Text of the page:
Separately, both Cohen and I came upon these exquisite prints at the Nikola Rukaj Gallery. Considering that most work at an art fair is large and/or chromatically dramatic by intention, it was a sweet surprise to find that we'd both selected these four lithographs to discuss. When I'd gone to scout the fair, I'd asked Rukaj if the works were available separately. "No, " he replied. "These are all the same number in the edition, and I want to keep them together." Was I interested, he asked. Of course I was, but at $55,000 for the four, it would remain an unrequited romance.

Below: Closer view of the bottom right print
 
 
Stop #7: Bridgette Mayer Gallery, Philadelphia, with German Gomez photographs, Jasper Johns prints and Charles Burwell painting
 
 
The booth for the Bridgette Mayer Gallery was exquisite, from the Jasper Johns prints given pride of place on the center wall of the large, square booth, to every other work, which complemented those six framed prints. Knowing that very little is left to chance in booth design, I asked Mayer if she would talk to our group about how she made her selections. 
 
She started with the Johns prints, which she had acquired from the original and only owner. The single ownership accounts for their "pristine condition," Mayer noted. Around these prints she installed a selection of work by gallery artists, such as the  abstraction by Charles Burwell, shown above right, as well as photographs by German Gomez. Gomez, she said, was the first artist to be invited to a gallery-sponsored residency. This is a program that will continue with a new artist annually. 
 
Jasper Johns, #1-#6 (after Untitled 1975), 1976, lithograph printed with eleven colors on Rives paper, 36.5 x 36.5 inches. Iconic Man Ray print to the left

Below, Mayer talking to our group. A large work by Arden Bendler Browning is visible at right
  

Stop #8: Banksy Out of Context
 
There were several of these murals--removed wall and all from sites in London, Bethlehem, San Francisco and Los Angeles--placed throughout the fair. This one, called Stop + Search, was originally sited in Bethelem. It marks the division here between Art Miami and the tent where Context, its sister venue, was taking place.  Context was marked by emerging galleries or artists and adventurous programming.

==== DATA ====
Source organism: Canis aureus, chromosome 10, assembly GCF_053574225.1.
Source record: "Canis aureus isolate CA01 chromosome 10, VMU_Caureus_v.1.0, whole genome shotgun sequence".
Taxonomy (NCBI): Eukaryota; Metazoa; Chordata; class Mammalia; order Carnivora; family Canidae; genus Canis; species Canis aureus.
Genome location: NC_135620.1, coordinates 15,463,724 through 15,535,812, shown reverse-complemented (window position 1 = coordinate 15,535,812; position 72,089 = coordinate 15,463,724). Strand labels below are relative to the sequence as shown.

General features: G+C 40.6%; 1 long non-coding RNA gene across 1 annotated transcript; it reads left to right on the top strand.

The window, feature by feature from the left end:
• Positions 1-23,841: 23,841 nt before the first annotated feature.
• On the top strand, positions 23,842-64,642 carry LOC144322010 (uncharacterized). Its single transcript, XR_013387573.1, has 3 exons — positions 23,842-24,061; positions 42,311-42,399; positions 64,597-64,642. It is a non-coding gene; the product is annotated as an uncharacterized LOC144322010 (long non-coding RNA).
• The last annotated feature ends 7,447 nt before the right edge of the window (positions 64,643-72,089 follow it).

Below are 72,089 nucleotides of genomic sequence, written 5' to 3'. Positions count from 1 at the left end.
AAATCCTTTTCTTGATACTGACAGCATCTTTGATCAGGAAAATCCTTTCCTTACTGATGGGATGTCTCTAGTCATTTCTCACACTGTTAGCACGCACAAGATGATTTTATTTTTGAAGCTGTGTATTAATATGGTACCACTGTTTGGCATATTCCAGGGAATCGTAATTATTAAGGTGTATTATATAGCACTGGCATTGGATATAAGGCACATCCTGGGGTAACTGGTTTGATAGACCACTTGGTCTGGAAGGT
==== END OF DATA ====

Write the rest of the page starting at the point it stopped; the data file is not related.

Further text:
Stop #9: Connersmith, Washington, D.C.
 
David Cohen brought the group to Connersmith, where artist Wilmer Wilson IV was surrounded by photographs of his performances. The performances consist largely of Wilson covering his body with stickers or other materials that create a skin or barrier between himself and the viewer. Below, he talks about that experience, which he admitted could feel claustrophobic when he is completely covered. The performances can last the better part of a day, culminating in the removal of the stickers. You can view one here.

 

Stop #10: Marc Desgrandchamps at Dialogue Space, Beijing
 
As we paused before this painting by Marc Desgrandchamps, Cohen noted the cinematic quality of movement and Mediterranean light of the setting. More particularly, he noted that that the artist, a Westerner, was featured in a Chinese gallery, an unusual and welcome changeabout when a Chinese gallery comes to a Western fair.


Stop #11: Eran Shakine at Zemack  Contemporary Art, Tel Aviv
 
For our last official stop, we visited Zemack Contemporary Art from Tel Aviv, where three paintings by Eran Shakine engaged the group. It was an installation of lighthearted work. My favorite, Malevich's Fried Egg, is below: 

 
 
Stop #12: Marcia Wood Gallery, Atlanta
 
As we headed out of Context we had one more stop: Marcia Wood Gallery, where we almost literally bumped into David Humphrey's Bunnies. Since I'm represented by the gallery, we saved our stop until the end so that we could chat casually with Wood  and see the booth. I showed you a Kim Anno photopainting in the Miami Overview. Here let me show works by David Humphrey and Alan Loehle.
 
 David Humphrey, Bunnies, celluclay and hydrocal, at Marcia Wood Gallery, Atlanta. This image from the gallery website
 

Below: Alan Loehl, Venus I, 2012, acrylic on canvas, 55 x 41 inches

 
Next up: The Miami Wrapup


3 comments:

annell said...

Thanks for the post!

David A. Clark said...

Great post Joanne.
This one is my favorite so far. I love the walk through feel of it. It helps to put the works in context of the whole of the fair.

France Gallery said...

Really interesting to see these works! I have so enjoyed reading your Marketing Mondays for the past few months now too.